Author Topic: EEVblog #1127 - Mailbag Monday  (Read 10073 times)

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Offline tombi

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Re: EEVblog #1127 - Mailbag Monday
« Reply #75 on: October 02, 2018, 01:44:11 pm »
Python is a garbage. There is absolutely no excuse to write and ship software on Python.
It is a scripting language. Yes, it is okay to write some quick and dirty script to process some data on Python, run it, and then throw the script away.
And no, it is not okay redistribute those scripts for users who are not "experts" in Python scripting.

Actually I disagree in part - there are some excellent scientific tools for python including systems and control libraries, plotting (they clearly used matplotlib) and symbolic maths libraries. It might be good to use Python if you wanted to use this thing for some sort of signal processing type application. Providing python bindings would definitely be useful.

I don't think the language matters much. I think that they should have hidden the fact that it is Python more during installation. Also - that scope screen seems to be straight Matplotlib plot - that's why most of the menus don't make sense. The software is barely there - looks to be a small bit of code wrapped around the hardware. I think if they actually implemented some oscilloscope software for it things might be different.

Maybe in some contexts that would be ok - have you ever used a HackRF? Not easy to get started but you expect it to be that way.

The problem is they say it is an oscilloscope. I think Dave is right - it's a DAQ - or a DIY oscilloscope-ish kit (with no front-end worth a damn).

If you want to see what you can do with Python in EE checkout APMonitor.com on youtube. Basically FOSS Matlab.

 
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Offline NivagSwerdna

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Re: EEVblog #1127 - Mailbag Monday
« Reply #76 on: October 02, 2018, 02:23:38 pm »
I agree that Github and Python are mainstream tools nowadays but the requirement to have to tinker with them to get a trace out of a scope is due for criticism.

My requirement for a scope is that if I turn it on and connect the probe I get a trace after a bit of knob twiddling or pressing AUTO  :)

w.r.t. the screwdriver.... I do think this is garbage and looks like a paid for promo (that didn't go quite according to plan thanks to a bit of Dave objectivity)... A nice set of manual Wika electricians screwdrivers is around £25 here in the UK.... and if you really have 1kV would you really want an electric screwdriver running amok... and what happens when the screw is fully unscrewed and drops out.... Vorsprung Durch Bulls**t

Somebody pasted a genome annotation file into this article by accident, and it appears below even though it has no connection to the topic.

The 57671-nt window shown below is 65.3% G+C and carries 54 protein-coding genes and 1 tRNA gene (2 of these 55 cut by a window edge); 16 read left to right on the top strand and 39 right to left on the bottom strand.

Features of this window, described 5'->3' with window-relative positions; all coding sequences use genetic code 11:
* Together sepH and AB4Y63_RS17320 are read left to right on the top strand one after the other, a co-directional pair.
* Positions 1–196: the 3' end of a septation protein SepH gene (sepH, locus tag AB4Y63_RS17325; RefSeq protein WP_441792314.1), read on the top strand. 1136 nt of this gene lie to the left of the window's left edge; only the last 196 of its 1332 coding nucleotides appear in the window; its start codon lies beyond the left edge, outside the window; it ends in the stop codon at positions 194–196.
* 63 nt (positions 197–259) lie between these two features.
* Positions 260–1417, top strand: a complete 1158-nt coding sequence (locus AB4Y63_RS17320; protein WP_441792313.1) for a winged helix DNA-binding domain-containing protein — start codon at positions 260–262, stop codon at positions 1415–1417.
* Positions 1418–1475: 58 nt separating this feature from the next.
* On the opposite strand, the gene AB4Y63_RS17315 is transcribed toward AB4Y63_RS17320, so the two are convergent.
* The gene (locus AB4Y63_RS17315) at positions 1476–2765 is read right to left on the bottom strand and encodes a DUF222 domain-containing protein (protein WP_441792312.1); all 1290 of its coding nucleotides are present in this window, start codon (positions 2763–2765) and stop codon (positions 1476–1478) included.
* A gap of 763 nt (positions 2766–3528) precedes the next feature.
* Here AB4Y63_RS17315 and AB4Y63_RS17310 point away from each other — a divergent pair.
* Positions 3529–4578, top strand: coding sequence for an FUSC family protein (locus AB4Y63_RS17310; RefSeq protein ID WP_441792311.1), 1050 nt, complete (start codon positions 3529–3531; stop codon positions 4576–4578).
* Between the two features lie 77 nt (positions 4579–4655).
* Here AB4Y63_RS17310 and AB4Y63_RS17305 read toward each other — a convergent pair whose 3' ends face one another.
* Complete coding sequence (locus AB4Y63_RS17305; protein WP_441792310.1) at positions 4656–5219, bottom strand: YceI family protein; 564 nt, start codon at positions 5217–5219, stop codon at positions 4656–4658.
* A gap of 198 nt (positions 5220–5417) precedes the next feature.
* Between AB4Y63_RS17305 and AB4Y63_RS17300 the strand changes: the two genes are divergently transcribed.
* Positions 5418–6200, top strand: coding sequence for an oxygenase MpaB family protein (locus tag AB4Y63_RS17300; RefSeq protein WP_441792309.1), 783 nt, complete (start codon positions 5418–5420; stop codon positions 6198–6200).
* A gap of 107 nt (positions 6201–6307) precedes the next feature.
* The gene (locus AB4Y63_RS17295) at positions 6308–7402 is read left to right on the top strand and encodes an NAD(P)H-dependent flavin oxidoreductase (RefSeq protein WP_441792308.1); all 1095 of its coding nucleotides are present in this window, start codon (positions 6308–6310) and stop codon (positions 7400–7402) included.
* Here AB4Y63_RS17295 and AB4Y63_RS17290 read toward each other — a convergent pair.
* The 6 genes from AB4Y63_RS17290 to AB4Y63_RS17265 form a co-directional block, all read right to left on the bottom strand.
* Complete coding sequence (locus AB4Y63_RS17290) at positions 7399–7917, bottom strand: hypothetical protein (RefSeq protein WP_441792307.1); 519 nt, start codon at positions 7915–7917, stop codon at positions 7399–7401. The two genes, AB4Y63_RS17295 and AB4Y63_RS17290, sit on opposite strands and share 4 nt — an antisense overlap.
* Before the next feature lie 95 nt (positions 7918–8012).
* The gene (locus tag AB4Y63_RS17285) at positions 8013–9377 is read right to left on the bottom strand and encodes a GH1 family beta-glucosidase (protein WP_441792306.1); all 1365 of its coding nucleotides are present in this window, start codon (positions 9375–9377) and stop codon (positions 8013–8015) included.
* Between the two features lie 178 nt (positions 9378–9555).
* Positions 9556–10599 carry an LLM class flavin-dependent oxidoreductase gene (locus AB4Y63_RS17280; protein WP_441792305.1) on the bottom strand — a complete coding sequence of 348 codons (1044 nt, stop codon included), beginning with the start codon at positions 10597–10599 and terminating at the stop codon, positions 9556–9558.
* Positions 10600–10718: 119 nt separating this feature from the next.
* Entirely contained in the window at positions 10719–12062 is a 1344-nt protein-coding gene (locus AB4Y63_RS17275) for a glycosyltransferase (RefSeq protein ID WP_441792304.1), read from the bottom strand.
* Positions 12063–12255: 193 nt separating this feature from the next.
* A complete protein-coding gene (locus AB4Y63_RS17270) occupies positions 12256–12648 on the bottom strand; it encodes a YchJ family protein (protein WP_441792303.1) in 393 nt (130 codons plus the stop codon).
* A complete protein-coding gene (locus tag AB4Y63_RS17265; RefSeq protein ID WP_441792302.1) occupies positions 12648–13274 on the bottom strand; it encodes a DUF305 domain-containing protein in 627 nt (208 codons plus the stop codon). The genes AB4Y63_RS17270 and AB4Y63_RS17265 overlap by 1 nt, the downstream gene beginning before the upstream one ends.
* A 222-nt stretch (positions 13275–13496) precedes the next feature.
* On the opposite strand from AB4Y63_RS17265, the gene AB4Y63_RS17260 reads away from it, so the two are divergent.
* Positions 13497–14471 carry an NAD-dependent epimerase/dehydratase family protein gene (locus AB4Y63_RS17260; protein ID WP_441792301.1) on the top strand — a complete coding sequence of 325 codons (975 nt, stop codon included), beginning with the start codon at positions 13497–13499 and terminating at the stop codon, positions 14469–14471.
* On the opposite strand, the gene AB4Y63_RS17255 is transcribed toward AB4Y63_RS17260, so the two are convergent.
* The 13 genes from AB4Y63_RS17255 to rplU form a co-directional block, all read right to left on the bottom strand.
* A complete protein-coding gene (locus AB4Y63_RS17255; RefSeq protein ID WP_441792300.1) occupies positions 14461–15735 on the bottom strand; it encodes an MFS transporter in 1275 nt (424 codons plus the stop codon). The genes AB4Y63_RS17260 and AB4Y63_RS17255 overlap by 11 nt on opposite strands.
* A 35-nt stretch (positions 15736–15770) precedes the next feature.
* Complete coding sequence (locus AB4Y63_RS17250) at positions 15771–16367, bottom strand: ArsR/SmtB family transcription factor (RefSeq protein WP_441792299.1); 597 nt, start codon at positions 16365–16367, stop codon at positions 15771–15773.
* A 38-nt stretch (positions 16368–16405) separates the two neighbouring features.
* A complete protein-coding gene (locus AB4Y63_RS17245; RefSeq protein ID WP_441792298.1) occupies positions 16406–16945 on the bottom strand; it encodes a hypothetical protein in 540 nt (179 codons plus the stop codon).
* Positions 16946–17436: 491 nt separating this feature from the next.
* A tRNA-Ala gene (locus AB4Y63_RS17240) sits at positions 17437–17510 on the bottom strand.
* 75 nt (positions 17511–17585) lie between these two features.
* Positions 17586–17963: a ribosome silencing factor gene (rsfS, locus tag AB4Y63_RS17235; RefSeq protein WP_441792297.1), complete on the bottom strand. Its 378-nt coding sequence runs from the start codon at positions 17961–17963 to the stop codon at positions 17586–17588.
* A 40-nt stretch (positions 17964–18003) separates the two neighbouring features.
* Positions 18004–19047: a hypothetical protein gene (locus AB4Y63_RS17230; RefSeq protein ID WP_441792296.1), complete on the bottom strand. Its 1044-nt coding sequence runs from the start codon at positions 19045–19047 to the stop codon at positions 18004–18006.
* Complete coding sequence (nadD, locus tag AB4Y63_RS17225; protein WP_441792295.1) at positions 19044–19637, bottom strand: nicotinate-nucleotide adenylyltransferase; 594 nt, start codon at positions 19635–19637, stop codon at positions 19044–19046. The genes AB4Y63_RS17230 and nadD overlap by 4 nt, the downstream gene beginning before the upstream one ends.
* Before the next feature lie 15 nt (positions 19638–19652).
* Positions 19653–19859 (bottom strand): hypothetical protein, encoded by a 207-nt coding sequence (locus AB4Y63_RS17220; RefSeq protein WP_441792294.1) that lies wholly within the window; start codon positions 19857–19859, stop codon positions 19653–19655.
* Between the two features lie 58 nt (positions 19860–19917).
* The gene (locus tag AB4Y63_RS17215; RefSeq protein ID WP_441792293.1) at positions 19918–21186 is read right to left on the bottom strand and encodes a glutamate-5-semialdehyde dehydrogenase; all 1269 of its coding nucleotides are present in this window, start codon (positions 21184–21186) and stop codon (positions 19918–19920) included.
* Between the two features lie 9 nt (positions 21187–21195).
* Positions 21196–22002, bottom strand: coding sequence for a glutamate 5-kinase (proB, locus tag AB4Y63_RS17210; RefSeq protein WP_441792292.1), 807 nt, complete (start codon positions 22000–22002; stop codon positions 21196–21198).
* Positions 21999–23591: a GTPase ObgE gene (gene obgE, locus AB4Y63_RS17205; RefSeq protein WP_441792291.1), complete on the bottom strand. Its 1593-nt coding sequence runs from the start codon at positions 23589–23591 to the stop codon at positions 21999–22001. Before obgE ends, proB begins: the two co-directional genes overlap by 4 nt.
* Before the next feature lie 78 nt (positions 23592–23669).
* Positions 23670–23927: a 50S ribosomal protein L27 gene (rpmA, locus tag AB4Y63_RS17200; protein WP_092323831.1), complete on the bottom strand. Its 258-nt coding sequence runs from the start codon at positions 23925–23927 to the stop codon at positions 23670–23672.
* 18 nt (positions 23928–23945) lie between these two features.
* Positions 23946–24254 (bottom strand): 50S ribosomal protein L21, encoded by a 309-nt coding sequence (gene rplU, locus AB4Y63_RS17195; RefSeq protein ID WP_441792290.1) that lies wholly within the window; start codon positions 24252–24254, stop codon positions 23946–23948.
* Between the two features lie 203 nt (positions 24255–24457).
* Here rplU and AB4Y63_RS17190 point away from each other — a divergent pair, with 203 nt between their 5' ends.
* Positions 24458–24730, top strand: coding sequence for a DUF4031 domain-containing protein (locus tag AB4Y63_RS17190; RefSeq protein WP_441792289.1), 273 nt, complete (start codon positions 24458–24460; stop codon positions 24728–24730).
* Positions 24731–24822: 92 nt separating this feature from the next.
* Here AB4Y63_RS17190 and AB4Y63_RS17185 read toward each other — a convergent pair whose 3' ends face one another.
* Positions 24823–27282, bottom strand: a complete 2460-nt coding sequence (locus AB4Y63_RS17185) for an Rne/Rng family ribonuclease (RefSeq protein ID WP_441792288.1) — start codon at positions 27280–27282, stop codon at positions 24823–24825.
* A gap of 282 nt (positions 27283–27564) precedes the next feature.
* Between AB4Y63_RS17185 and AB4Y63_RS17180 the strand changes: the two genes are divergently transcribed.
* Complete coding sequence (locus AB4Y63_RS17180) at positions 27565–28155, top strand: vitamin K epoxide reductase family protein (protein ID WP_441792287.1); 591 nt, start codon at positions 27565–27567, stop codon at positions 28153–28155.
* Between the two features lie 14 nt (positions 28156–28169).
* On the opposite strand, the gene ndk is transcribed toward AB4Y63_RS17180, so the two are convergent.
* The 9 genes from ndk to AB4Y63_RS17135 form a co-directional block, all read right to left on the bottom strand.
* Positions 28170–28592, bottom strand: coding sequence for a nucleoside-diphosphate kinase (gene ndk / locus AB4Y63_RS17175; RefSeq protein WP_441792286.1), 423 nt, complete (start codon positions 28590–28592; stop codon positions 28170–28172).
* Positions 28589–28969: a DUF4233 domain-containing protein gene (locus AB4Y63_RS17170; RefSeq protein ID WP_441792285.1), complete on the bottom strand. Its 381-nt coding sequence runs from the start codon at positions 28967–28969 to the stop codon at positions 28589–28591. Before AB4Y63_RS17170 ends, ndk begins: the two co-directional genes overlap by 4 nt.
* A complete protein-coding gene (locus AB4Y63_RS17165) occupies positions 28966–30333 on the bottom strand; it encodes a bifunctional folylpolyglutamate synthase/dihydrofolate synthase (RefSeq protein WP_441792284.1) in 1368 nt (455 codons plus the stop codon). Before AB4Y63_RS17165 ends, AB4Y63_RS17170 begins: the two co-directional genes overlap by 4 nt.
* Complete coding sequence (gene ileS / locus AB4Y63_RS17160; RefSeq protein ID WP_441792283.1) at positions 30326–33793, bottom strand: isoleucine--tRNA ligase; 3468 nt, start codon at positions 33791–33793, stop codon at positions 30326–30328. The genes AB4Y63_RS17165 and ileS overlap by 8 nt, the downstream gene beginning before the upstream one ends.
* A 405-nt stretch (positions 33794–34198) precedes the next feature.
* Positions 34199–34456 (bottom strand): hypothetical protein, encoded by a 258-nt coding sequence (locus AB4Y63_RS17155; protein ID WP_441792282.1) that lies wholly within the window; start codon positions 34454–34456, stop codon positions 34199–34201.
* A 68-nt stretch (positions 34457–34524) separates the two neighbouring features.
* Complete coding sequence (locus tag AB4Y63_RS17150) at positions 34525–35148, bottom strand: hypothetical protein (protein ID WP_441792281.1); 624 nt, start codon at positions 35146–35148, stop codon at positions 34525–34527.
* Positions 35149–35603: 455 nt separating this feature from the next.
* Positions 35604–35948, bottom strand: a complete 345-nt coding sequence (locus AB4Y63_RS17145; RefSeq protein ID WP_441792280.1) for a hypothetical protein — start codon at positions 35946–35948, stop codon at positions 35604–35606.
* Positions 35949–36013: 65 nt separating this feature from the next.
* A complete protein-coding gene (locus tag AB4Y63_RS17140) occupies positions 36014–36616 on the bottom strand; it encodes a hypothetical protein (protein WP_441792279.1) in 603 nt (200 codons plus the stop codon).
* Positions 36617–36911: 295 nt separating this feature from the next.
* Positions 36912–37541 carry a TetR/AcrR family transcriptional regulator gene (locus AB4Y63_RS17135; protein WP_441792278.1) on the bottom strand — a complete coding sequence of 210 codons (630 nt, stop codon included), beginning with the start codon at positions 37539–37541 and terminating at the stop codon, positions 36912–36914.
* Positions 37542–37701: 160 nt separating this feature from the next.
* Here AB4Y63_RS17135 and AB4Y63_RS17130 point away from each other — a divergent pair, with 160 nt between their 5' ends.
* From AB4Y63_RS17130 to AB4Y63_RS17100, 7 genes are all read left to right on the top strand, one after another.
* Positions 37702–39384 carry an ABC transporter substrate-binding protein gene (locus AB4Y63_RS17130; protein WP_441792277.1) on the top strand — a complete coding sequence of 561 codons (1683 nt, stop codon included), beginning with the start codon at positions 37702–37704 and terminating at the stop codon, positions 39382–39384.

Offline SparkyFX

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Re: EEVblog #1127 - Mailbag Monday
« Reply #77 on: October 02, 2018, 04:41:38 pm »
As far as the WIHA screwdriver, I was excited to see it work...then fail on every count. Ease of operation 0, Functionality 0, Necessity 0, Battery 0, A clean yellow parts surface after 3 months or real use 0, price -4
There is actually a whole product category just for torque limited setting of screws/threaded inserts/pins, there might even be a limit on contacts. But most of it is in the area of industrial connectors and pogo pins, i.e. not philips or flat head.

Most of these obviously don´t make much sense for the homegamers, as their typical applications are due to the lack of documentation and based on expectation more likely abuse resistant, than having a low defined torque. So i see this Wiha thing as kind of a bridge solution to get into this kind of market, and trying to satisfy some of the electronic screwdriver "hype" thingy. Plus there probably is an ergonomic benefit if you do e.g. disassemble whole compartments of contactors and breakers or rewire with the correct rated wire and do not want to break out the (lowest torque setting) power drill.

There might also be areas with a requirement to work with VDE rated equipment only, which quickly inhibits the use of other alternatives. And not to forget the thing looks like a conventional screwdriver, so is less likely to be stolen.
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Offline GeorgeOfTheJungle

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Re: EEVblog #1127 - Mailbag Monday
« Reply #78 on: October 02, 2018, 05:16:51 pm »
But please, tell me, what good stuff would you say about it?

4 channels. 60 MHz. An fpga! It works! Looks good! Promising! But the software is unfinished... I don't know. How would I know? Poor guy. I feel sorry for him.
Even when the experts all agree, they may well be mistaken.
 

Offline jnissen

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Re: EEVblog #1127 - Mailbag Monday
« Reply #79 on: October 02, 2018, 05:36:21 pm »
Sorry but will not sit through 20 minutes of just getting to 2 packages. Worthless at that point.  |O

Brutalized the scope card. Ive never seen a USB scope ever lead me to believe they are a replacement for the real thing. Why get upset that it does not meet your expectations! Like complaining that your apple looks like an orange.
« Last Edit: October 02, 2018, 05:38:41 pm by jnissen »
 

Offline haastyle

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Re: EEVblog #1127 - Mailbag Monday
« Reply #80 on: October 02, 2018, 07:39:00 pm »
Don't worry, I'm doing fine!
I made an attempt at cleaning up the schematic:
https://github.com/drandyhaas/Haasoscope/blob/master/eagle/max10adc_v9.0_schematic.pdf

The software does work well, but takes some practice using. I of course agree it could be made easier to use. And I also agree python has its major drawbacks for this sort of application. But don't give up on the Haasoscope!
« Last Edit: October 02, 2018, 07:45:53 pm by haastyle »
 
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Offline GeorgeOfTheJungle

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Re: EEVblog #1127 - Mailbag Monday
« Reply #81 on: October 02, 2018, 07:56:17 pm »